About 20 years ago, a local spiritual teacher spoke to us of all the difficulty, all the darkness, all the pain we encounter in this life. It is a universal experience: none is exempt from it. This teacher offered a beautiful metaphor for how best to accept and understand this basic truth the Buddha emphasized 2,500 years ago.
She stated that all this messiness, all this trouble, is just like compost. With it, she said, we can grow beautiful roses. To expand beyond her metaphor, our life is a field. All kinds of things grow in this field, and we are responsible for most of them. We may believe the weeds that grow there from time to time, or even the blight that infects the healthy plants, are not of our making.
And to some extent, we may be correct. But this question isn’t really even relevant. If we wish the field -representing our life, mind and heart – to become lush, verdant, productive… we must be responsible for all that comes about there.
It isn’t about self blame. It’s about what we have the ability to choose, or to change. If a farmer finds tares growing in his wheat field, he simply sets about removing the weeds, tilling, fertilizing and watering the soil to feed the wheat, and remaining vigilant to spot further weeds that may come up to spoil his crop. He doesn’t blame himself, the weeds, or even the conditions that allow the weeds to come.
He simply cultivates his field in such a way that the desired conditions come about…
Our life, our mind, our heart …. together, these comprise our field. Beyond the merely personal sphere, the world is also our field. Together, we are all farmers in this wider field. Our personal fields are part and parcel of this larger parcel of land.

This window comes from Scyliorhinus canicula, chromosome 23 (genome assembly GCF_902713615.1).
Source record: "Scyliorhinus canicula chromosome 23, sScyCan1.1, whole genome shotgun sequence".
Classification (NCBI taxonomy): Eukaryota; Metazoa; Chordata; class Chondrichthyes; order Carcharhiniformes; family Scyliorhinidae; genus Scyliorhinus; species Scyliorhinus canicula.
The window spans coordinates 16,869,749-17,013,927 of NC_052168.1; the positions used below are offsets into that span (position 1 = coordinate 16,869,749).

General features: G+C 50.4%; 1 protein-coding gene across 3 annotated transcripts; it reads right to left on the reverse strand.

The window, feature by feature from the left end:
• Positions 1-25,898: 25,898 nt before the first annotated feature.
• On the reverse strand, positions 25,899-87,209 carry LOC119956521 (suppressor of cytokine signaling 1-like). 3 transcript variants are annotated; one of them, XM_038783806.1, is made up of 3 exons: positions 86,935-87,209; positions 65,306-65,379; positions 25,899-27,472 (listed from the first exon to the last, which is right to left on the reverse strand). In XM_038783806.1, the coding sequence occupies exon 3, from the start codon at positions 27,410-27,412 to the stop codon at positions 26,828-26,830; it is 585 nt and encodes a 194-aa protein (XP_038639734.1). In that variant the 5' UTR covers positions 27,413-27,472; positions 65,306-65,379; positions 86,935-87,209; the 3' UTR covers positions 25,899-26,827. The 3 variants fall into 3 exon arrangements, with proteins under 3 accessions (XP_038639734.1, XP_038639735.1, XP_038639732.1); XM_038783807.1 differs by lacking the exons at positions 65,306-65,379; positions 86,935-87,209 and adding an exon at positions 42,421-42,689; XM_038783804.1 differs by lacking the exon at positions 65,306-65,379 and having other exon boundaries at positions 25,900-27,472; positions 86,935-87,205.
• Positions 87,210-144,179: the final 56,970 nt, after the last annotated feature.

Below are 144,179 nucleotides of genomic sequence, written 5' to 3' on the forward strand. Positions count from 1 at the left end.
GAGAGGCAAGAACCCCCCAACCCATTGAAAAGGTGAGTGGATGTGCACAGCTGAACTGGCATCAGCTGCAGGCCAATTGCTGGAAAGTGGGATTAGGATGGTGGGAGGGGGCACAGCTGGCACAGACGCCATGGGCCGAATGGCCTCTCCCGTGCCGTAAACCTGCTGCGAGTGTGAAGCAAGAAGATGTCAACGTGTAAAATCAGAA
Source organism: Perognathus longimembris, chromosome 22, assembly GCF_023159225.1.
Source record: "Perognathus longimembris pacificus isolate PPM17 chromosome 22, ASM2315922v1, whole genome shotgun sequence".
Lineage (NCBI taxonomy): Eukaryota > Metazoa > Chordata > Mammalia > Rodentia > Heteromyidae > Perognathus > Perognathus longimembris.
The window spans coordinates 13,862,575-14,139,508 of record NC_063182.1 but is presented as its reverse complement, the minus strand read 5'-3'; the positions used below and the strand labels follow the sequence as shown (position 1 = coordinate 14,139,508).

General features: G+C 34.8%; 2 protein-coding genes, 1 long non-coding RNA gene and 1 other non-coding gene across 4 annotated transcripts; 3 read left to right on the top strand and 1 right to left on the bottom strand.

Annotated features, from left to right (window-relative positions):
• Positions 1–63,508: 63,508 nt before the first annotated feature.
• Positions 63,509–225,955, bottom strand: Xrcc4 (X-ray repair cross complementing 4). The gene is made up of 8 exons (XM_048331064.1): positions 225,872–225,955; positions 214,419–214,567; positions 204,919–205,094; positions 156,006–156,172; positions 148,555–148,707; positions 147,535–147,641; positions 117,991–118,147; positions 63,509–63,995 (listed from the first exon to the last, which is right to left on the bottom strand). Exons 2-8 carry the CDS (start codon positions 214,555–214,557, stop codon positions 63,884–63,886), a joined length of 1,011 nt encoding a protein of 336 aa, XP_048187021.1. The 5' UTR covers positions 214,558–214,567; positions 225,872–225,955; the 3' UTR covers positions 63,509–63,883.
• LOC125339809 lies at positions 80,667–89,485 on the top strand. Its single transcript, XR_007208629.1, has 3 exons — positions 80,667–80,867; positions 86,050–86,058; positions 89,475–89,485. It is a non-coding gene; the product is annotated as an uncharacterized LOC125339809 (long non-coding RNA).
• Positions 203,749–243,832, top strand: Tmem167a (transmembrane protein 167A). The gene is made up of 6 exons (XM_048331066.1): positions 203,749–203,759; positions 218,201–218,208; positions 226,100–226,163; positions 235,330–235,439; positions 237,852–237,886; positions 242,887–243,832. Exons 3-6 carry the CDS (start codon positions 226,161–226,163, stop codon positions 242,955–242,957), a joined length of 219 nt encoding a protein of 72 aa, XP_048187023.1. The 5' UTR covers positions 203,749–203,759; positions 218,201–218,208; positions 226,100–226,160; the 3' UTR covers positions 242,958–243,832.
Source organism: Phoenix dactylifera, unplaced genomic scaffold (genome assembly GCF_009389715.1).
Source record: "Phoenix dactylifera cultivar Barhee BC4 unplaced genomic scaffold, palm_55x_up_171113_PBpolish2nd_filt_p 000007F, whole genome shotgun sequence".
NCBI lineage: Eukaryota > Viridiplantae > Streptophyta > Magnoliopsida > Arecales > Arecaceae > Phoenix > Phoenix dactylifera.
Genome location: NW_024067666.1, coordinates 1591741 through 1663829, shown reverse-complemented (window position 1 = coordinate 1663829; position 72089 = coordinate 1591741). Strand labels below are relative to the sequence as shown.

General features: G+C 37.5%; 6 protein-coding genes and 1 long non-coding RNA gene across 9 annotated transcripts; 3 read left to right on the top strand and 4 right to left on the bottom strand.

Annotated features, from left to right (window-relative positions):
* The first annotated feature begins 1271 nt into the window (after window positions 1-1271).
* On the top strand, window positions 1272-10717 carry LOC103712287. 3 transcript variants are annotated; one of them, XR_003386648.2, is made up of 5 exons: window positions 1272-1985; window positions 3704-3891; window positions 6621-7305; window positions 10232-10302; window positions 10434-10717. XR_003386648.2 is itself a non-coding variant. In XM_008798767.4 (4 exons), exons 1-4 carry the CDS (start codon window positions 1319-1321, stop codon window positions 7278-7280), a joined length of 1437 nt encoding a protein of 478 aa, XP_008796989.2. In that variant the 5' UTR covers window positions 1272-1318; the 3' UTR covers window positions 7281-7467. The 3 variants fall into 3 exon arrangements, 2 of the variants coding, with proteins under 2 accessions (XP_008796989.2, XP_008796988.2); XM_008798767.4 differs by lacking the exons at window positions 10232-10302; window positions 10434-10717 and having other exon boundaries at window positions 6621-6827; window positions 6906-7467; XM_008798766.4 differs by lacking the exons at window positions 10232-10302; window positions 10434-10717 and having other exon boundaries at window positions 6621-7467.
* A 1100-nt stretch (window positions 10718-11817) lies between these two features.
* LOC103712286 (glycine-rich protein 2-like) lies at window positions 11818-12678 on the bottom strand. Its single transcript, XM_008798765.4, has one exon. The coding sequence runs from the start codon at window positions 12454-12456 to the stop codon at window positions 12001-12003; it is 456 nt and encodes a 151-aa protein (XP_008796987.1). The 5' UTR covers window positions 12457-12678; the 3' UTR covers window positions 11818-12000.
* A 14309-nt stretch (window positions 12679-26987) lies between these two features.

We can wisely choose to maintain our personal fields in synchrony with all those who also farm their personal sphere with love and wisdom.
There is a spiritual practice called Ziraat, derived from an old Persian word meaning “agriculture”. It refers to the system created by Sufi Pir-O-Murshid Hazrat Inayat Khan, which integrates our reverence for the natural world with our interior, spiritual domain, and teaches us how this metaphor – that of cultivating the earth – can inform our spiritual life and insights..
“Ziraat uses the symbols and dynamic processes of agriculture as ways of describing the inner life, and as ways of finding a bridge between the spiritual and material worlds.”
Inayat Khan conceived this idea just before he passed away, therefore it was not well developed in his time. But the seeds of what he began have been cultivated and developed for many decades now, by those who carry on his message, and the Way of Ziraat.
Vakil Forest Shomer, founder of Inside Passage Seeds, holds the Ziraat concentration for the Sufi Ruhaniat International. He was introduced to this path 40 years ago by his spiritual teacher, Pir Moineddin Carl Jablonski, former head of the Sufi Ruhaniat International.
Recently my partner and I received introductory teachings from Vakil. My friend is a gardener. I love to garden, but haven’t done nearly enough of it in this lifetime.
But we are both committed to cultivation on all levels – whether it be tilling physical soil, or the soil of our life, heart, and mind.
That field is fertile for farming.